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UW-Madison's Arthur to lead panel discussion on social justice in Native America

February 13, 2017

UW-Madison’s Emily  Arthur,  a faculty member with the School of Education’s Art Department and co-­curator  of  “Re-­Riding  History,”  will be moderating a  panel  discussion of  three  guest  speakers on Friday, Feb. 17 at Edgewood College.

The topic is: “Justice in Native American Today: What does social justice/equity in Native America today look like from your professional point of view?”

The event is scheduled for 2 to 4 p.m. at the Edgewood College Gallery. The special guests who will be answering this question include:

Patty  Loew  (Ojibwe),  Author,  documentary  producer,  broadcast  journalist  and  professor  in  the UW-Madison Department of Life Sciences Communication and Department of Civil Society and Community Research.   

Chris  Pappan  (Osage,  Kaw,  Cheyenne  River  Sioux),  Nationally  recognized  Artist,  participant  in  "Re-­Riding  History:  From  the  Southern  Plains  to  the  Matanzas  Bay."  

Wendy  K.  White  Eagle  (Ho-­Chunk),  Managing  Member  of  Native  Capital  MGMT,  currently  leads  business  development  and  fund  management  activities. 

After the panel discussion, there will be a reception and celebration with artists from 6 to 8:30 p.m.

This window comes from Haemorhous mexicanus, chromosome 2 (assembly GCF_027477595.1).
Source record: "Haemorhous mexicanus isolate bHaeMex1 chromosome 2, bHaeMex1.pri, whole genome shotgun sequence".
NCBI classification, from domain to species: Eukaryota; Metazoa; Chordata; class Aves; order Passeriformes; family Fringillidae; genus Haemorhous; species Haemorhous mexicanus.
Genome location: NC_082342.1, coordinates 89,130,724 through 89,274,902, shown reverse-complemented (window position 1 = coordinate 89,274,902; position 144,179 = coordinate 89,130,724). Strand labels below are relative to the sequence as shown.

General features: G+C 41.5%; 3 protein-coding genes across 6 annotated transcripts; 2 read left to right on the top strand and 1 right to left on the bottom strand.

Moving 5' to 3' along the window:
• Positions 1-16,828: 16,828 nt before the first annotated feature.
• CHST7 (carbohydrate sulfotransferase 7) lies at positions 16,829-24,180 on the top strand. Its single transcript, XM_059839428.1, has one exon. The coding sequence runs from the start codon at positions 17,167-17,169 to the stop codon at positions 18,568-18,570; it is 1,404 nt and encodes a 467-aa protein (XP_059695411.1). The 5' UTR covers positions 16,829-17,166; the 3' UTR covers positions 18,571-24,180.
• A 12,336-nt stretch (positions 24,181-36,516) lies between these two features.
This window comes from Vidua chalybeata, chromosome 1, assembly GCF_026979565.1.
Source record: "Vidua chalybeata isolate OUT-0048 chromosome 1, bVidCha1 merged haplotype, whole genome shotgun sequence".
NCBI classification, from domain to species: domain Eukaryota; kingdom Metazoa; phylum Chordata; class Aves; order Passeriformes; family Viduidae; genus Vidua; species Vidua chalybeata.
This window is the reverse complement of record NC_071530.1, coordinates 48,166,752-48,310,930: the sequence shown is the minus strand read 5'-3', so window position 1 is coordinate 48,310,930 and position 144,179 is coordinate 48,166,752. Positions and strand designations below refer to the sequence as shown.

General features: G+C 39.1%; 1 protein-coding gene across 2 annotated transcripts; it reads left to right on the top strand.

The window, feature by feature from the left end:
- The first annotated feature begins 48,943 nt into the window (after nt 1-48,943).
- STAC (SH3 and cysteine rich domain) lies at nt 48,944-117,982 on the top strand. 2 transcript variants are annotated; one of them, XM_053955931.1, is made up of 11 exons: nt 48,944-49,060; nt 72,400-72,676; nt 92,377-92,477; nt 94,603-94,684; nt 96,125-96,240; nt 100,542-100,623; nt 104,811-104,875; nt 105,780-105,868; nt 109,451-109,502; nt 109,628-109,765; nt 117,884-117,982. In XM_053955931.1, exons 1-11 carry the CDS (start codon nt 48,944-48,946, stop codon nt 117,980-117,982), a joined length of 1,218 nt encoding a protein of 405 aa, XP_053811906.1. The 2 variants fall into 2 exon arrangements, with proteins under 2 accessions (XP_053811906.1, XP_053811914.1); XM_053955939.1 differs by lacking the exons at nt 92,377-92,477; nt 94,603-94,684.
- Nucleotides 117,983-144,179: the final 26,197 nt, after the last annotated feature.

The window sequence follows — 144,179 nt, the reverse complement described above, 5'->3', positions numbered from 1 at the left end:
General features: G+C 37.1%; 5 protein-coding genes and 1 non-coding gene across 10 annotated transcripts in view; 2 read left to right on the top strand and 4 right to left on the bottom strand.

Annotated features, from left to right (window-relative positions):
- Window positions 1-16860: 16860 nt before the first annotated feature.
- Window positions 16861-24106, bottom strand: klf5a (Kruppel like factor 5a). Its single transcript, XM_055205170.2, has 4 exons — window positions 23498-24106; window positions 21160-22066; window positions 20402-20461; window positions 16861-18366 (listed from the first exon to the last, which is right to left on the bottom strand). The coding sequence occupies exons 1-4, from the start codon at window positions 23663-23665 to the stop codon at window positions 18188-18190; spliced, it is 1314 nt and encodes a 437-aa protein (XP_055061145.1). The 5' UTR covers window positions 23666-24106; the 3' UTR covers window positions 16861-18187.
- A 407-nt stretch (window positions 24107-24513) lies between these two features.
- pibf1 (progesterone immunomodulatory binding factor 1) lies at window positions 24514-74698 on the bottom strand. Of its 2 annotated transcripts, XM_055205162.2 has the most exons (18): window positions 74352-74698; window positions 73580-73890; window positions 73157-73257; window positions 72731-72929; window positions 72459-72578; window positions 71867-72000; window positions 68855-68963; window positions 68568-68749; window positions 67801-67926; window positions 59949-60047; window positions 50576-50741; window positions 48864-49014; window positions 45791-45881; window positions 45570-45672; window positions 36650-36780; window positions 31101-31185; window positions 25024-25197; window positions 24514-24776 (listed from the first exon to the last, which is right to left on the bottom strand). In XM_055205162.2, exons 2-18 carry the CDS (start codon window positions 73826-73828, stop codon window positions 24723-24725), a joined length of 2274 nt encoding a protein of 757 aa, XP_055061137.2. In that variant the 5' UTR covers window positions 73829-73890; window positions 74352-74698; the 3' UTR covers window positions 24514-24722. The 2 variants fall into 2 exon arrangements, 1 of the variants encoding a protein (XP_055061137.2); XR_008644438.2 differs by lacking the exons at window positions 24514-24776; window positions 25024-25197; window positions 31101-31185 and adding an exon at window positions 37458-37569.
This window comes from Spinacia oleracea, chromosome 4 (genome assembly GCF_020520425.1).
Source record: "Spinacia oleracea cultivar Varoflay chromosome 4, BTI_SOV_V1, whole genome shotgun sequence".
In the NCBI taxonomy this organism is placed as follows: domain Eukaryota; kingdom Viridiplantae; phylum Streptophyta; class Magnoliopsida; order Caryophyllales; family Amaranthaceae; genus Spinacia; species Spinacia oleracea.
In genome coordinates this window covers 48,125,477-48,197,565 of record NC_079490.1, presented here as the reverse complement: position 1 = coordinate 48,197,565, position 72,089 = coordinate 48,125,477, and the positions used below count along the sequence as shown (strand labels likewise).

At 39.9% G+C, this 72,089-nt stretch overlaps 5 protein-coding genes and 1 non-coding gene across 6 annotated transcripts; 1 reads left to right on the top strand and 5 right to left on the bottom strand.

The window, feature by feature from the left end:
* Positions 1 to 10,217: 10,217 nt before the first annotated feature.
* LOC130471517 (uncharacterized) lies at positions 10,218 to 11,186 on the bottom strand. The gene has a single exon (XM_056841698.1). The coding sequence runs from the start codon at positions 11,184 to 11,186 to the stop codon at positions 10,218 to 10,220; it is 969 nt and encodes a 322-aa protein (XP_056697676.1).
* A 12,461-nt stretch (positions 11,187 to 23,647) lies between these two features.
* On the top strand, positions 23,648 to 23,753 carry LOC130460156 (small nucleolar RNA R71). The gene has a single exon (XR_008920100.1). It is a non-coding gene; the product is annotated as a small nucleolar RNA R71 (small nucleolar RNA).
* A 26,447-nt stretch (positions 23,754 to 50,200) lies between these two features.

The work of several faculty members with UW-Madison's Art Department is currently being featured at Edgewood College through Feb 26.  

The upcoming exhibitions are called: "Re-Riding History: From the Southern Plains to the Matanzas Bay," "The Art of Ho-Chunk Basket Making," and John Hitchcock's "Protectors."

In "Re-Riding History," Arthur and UW-Madison’s John Hitchcock from UW-Madison helped to create a curatorial project that "metaphorically retraces the history of 72 American Indian peoples who were forcibly taken from their homes in Salt Fork, Okla., and transported by train to St. Augustine, Fla." 

This project features the contributions of 72 different artists, including several from UW-Madison: Faisal Abdu’Allah, Jennifer Angus, Derrick Buisch, Laurie Beth Clark, Michael Connors, Tom Jones, Meg Mitchell and Fred Stonehouse.

To learn more about the three exhibitions, check out this recent Wisconsin State Journal report.

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